• "It is certain that Wulf has wonderfully illuminated an often overlooked and very important aspect of the founders’ lives, providing new reasons to be inspired by them. . . . Delightful, enlightened reading. NashvilleScene.com
  • Wonderfully engaging. . . . Breaks new ground. The Times Literary Supplement (London)
  • Fresh and bountiful. . . . Wulf’s delectable anecdotal approach . . . reveals each founder’s personality and perpective, while her dynamic analysis results in a paradigm-altering vision of how ‘the balance of nature’ underlies our founding principles. Booklist (starred review)
  • Wulf offers a delightful new perspective on the men we usually associate more with politics than with plants. Publishers Weekly

Listener Opinions

  • 5 out of 55 out of 55 out of 55 out of 55 out of 5 by Piedad | 2/19/2014

    " I completely enjoyed this book. It tranported me to early american history and frankly was surprised by how very important botany was to the intellect of the founding fathers. In botany they found peace, ideas, philosophy, economic reform, exploration, revolution, independance and pure joy. I had taken for granted the enormous diversity of plants available to us now at the click of a mouse or a trip to homedepot, back then that was not the case. The treasures that the colonies, later early independent country, to further exploration of this country, is clearly the abundance of plants, we have such abundance . Gardening is the most basic of how we should see life in general. Nature is a universtiy. This book will fill you with patriotic fever and an urge to work on your garden. "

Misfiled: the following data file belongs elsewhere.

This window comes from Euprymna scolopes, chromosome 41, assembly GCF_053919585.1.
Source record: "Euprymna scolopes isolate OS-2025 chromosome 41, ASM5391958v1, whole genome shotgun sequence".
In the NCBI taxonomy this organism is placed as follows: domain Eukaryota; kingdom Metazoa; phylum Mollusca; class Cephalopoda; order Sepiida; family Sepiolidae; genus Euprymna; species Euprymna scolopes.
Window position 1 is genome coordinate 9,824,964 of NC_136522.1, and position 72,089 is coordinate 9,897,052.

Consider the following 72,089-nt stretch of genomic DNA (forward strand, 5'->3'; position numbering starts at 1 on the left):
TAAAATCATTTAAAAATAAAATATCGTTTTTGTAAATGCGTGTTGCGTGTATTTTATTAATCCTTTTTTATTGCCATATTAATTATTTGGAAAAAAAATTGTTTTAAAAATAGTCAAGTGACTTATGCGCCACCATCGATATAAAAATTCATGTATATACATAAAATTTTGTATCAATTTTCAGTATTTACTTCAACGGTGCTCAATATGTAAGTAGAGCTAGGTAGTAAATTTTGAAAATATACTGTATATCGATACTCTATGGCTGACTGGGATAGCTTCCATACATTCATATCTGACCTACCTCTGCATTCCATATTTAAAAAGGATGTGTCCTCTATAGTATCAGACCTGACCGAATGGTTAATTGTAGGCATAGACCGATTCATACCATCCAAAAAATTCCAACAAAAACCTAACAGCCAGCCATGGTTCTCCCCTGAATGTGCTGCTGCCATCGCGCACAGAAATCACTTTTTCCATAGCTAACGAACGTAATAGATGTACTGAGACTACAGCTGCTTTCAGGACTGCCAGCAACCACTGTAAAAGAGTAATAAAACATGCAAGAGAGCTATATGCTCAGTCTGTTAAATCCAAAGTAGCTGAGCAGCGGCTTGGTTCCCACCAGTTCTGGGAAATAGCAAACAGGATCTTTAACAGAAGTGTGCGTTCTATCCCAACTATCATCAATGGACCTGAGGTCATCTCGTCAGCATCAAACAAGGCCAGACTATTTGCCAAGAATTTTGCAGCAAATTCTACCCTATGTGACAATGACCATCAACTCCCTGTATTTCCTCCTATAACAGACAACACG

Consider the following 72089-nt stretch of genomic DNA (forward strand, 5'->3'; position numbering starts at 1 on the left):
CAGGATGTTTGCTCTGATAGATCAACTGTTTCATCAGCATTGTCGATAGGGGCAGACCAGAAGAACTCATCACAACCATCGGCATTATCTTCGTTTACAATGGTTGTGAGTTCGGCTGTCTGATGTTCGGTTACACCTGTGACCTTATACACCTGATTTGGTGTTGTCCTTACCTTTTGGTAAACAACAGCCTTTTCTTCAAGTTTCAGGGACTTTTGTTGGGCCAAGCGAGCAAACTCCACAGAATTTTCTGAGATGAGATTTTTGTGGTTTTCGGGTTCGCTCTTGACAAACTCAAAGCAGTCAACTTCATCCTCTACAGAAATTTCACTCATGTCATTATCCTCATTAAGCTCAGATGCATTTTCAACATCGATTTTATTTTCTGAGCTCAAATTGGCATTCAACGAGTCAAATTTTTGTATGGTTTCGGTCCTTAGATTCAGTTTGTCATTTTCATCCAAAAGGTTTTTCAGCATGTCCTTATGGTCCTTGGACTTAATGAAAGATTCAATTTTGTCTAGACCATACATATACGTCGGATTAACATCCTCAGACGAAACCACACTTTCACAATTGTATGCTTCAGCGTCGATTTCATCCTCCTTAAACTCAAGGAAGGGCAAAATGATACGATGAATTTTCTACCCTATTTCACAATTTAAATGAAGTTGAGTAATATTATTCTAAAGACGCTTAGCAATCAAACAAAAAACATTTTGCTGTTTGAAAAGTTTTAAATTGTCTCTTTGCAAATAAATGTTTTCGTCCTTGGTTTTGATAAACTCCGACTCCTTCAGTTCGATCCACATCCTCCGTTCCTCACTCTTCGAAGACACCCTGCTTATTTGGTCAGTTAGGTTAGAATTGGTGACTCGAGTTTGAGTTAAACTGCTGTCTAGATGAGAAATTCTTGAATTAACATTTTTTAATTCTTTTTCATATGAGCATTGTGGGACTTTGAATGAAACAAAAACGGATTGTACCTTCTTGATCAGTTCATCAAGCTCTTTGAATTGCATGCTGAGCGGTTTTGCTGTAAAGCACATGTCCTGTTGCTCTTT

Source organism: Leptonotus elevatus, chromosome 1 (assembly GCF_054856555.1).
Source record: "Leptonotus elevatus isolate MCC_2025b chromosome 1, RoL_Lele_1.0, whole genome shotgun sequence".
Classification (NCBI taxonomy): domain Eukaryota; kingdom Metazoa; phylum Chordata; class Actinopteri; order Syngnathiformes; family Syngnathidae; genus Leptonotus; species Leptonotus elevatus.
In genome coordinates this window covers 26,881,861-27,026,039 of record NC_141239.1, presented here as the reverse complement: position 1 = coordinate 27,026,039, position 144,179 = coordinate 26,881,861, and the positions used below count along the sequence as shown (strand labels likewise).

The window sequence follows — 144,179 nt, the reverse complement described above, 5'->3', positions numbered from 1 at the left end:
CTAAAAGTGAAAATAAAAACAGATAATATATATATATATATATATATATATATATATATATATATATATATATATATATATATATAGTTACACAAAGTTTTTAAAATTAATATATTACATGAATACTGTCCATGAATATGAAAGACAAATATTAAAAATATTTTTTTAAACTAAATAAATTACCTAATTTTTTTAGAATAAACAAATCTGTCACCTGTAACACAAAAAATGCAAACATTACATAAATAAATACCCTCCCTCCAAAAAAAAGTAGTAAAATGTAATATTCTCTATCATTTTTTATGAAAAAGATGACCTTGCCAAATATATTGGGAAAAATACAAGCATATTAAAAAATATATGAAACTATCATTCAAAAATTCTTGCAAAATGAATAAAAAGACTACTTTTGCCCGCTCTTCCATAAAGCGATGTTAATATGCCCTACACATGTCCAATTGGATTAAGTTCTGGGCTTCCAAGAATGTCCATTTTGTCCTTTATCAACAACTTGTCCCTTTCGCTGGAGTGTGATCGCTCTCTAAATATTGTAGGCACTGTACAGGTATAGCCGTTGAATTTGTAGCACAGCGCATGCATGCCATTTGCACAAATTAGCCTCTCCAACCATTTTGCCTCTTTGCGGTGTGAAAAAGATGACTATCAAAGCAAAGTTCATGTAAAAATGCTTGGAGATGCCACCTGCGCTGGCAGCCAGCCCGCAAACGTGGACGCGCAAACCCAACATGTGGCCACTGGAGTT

• 5 out of 55 out of 55 out of 55 out of 55 out of 5 by Kitty | 2/16/2014

    " While modern Americans view Washington, Jefferson, Adams and Madison as statesmen, these founding fathers viewed themselves primarily as farmers. They were dedicated to serving their country politically but their hearts remained closely tied to the land. This book details that intimate connection between these four men and the bountiful land they loved. It's a fascinating read for anyone who enjoys gardening and history. "

  • 4 out of 54 out of 54 out of 54 out of 54 out of 5 by Kelsey | 1/27/2014

    " This was a quick, interesting read. Having visited Monticello and Mount Vernon this past year, I enjoyed learning more about what I had seen. Some of this book is speculative like the bit about a garden tour helping along the Great Compromise, but still interesting and worth examination. I enjoyed learning more about the founding fathers and their connection with the land. Interesting from both a botanical and a more traditional historical perspective. "

  • 3 out of 53 out of 53 out of 53 out of 53 out of 5 by Tarah | 1/27/2014

    " There were parts that were extremely interesting, and then there were parts that dragged quite a bit. Not necessarily any new information about our founders and their sense of space/garden, but interesting when put side-by-side. Also, more attention played to Madison than in other narratives. I would have liked to see more nuanced analysis of Western expansionism in re: Jefferson, but a good read in general. "